While Apple’s satellite-to-cellular service is already available today, the others are expected to follow in the very near future. Qualcomm and Iridium said their service, called Snapdragon Satellite, will be available by the second half of 2023.

Research firm Northern Sky Research, which specializes in the satellite communications market, is bullish on satellite-to-cellular connectivity and believes it could be a big opportunity for satellite companies to reach billions of new customers. NSR estimates that the service will deliver as much as $66.8 billion in 10-year cumulative revenues for the satellite industry.

This technological development, and other services delivered from LEO, are all underpinned by precision PNT being delivered to (and, in some cases, from) the constellations. All of this means the downstream value of PNT technology continues to grow exponentially. It would have been hard for the USAF to know, when designing the GPS constellation, just how far-reaching the benefits of making PNT ubiquitous would be!

New navigation systems

Beyond satellite-to-cellular connectivity, there are also a number of active initiatives aimed at expanding the space service volume beyond what exists today to include in-orbit and lunar applications. 

The European Space Agency (ESA), for example, is developing a new satellite navigation constellation that will supplement Europe’s Galileo satellite system. These satellites, which are called LEO-PNT satellites, will orbit just a few hundred kilometers in space and are expected to deliver PNT data that is more accurate than what exists today and is available everywhere.

The project is studying whether these orbits and signals will be able to offer better signal strength, more reliable indoor coverage and be more resistant to jamming. In addition, because they are closer to Earth, the ESA estimates that these LEO-PNT satellites will be less expensive to build and launch.

ESA told the Ministerial Council late last year that the goal of the LEO-PNT initiative is to build and fly six to 12 satellites and test their capabilities. This demonstration is expected to happen in 2026.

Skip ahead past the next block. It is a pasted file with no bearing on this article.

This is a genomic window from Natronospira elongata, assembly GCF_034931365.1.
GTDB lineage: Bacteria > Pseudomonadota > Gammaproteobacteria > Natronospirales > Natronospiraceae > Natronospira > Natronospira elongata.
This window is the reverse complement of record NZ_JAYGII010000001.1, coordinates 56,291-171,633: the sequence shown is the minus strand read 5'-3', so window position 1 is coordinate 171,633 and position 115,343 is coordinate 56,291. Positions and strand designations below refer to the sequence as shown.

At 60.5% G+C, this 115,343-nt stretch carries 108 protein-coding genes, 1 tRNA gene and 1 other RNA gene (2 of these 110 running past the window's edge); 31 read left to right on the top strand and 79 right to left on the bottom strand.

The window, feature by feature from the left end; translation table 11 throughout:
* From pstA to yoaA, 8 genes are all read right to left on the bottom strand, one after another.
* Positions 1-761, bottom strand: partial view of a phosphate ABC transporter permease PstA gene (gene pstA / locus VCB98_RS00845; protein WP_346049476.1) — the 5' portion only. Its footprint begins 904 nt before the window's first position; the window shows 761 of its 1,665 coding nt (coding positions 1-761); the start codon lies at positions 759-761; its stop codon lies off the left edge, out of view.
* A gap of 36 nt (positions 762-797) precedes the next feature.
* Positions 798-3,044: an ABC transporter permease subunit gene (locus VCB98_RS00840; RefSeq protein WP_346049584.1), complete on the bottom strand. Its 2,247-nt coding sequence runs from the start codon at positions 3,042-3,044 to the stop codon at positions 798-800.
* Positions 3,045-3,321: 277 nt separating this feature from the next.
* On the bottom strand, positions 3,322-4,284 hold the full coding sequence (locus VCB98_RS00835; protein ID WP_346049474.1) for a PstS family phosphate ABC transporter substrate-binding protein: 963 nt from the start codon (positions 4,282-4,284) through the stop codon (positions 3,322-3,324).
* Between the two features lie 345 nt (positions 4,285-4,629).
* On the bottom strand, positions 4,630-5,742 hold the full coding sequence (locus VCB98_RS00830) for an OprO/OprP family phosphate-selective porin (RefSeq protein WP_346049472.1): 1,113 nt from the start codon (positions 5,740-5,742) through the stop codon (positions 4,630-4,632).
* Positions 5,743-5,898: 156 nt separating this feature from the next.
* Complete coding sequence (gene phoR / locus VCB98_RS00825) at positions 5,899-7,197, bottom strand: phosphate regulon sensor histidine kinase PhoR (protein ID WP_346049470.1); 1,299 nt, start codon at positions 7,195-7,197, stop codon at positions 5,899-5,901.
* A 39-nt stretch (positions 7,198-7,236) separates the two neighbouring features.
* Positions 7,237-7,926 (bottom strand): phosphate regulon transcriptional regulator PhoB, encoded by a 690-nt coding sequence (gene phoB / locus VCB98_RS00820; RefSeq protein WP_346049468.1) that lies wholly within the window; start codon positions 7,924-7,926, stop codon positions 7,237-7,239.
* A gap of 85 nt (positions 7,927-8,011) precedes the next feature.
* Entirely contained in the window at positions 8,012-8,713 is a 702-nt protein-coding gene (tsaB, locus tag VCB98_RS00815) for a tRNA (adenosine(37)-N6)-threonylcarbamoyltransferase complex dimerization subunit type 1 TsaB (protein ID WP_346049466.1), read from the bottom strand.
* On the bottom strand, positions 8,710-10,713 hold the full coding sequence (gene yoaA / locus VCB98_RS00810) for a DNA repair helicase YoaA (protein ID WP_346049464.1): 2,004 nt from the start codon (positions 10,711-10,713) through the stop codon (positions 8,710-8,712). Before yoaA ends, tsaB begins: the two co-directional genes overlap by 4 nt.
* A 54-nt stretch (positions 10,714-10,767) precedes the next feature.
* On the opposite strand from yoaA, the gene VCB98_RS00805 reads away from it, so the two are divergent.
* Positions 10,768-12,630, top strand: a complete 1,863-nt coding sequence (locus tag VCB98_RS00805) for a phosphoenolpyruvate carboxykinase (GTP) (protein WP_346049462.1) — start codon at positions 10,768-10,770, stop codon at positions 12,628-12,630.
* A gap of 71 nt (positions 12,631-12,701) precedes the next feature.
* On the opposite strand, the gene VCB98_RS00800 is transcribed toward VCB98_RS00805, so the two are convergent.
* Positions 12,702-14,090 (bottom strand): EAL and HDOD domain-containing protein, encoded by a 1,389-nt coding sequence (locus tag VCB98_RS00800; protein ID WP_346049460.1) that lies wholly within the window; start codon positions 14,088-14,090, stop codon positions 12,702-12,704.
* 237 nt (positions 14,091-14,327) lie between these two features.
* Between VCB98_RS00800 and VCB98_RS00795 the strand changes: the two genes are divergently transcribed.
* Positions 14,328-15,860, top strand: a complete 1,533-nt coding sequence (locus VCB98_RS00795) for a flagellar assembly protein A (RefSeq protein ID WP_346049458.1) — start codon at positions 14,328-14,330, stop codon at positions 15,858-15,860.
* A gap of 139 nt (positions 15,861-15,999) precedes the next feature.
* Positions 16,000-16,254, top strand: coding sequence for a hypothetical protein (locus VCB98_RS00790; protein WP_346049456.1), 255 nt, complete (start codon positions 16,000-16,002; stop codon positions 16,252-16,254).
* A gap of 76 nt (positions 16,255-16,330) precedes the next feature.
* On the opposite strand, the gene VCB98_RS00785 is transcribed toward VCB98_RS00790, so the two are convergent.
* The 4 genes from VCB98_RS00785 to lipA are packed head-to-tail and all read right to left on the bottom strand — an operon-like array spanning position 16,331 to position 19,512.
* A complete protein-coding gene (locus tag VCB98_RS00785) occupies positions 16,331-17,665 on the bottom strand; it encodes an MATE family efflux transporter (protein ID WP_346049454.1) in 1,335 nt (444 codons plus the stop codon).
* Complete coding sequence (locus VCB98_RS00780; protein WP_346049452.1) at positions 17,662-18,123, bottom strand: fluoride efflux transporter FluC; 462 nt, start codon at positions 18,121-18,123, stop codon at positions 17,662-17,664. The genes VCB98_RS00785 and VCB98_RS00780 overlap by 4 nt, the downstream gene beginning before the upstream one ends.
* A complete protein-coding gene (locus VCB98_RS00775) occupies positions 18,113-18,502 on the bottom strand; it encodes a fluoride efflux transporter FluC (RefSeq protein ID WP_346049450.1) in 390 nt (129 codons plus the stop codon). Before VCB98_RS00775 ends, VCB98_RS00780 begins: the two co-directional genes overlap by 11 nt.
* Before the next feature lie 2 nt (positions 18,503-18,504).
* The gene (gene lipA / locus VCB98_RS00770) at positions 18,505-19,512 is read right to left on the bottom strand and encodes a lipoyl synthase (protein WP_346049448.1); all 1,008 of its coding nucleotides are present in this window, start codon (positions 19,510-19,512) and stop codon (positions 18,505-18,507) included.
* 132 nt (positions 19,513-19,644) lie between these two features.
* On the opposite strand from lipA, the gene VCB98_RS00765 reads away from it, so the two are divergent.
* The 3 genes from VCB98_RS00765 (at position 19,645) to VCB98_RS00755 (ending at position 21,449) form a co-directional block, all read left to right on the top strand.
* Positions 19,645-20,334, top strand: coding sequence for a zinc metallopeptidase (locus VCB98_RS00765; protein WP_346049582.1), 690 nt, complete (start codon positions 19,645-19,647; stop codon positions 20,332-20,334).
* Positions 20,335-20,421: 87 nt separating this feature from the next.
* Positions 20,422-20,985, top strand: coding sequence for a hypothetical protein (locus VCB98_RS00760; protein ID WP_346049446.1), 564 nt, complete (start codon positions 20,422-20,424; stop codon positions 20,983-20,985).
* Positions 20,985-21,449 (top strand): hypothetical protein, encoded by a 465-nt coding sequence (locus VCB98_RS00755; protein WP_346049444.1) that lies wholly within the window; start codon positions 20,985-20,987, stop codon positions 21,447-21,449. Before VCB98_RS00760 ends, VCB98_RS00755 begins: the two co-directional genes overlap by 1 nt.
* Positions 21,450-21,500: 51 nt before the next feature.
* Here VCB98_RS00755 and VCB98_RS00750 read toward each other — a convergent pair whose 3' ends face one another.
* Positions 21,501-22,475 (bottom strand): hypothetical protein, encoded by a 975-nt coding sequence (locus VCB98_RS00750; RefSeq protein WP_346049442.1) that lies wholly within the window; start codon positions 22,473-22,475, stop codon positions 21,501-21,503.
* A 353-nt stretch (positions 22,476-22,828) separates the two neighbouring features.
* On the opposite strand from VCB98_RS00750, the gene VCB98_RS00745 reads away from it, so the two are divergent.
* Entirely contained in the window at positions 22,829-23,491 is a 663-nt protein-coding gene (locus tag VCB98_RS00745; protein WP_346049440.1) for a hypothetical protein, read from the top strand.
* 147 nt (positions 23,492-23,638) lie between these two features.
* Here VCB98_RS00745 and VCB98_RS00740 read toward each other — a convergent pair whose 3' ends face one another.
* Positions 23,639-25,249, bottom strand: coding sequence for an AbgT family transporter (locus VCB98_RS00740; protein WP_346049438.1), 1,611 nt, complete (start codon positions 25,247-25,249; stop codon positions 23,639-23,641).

In addition, ESA is also working with NASA to establish a satellite navigation system around the moon. The reasons for this type of navigation system could be many – PNT on the surface of the Moon, space-based testing of PNT-enabled equipment, and to extend the range of navigation technologies deeper into space for further exploration, to name a few.

The easiest method for providing navigation in space is by using satellites that are currently rotating around the Earth. However, because existing GNSS satellites are low-powered and directed towards the Earth, the available received power levels are very low. But ESA and NASA are working to find ways to harness the signals from the Earth’s satellites and use them to navigate future moon missions.

One possible solution is a receiver developed by SpacePNT for ESA, called NaviMoon, that is expected to launch on the Lunar Pathfinder mission in 2025 or 2026. ESA believes NaviMoon will be able to determine position to within 200 feet as far away as the Moon. 

While LEO constellations offer great possibilities for PNT technologies in the near-term, lunar and in-orbit applications present even greater promise for PNT in the more distant future.

In any case, PNT technologies continue to hold great value because they provide the necessary data to ensure that these initiatives are operating effectively today as well as provide great opportunity for the next stage in space communications.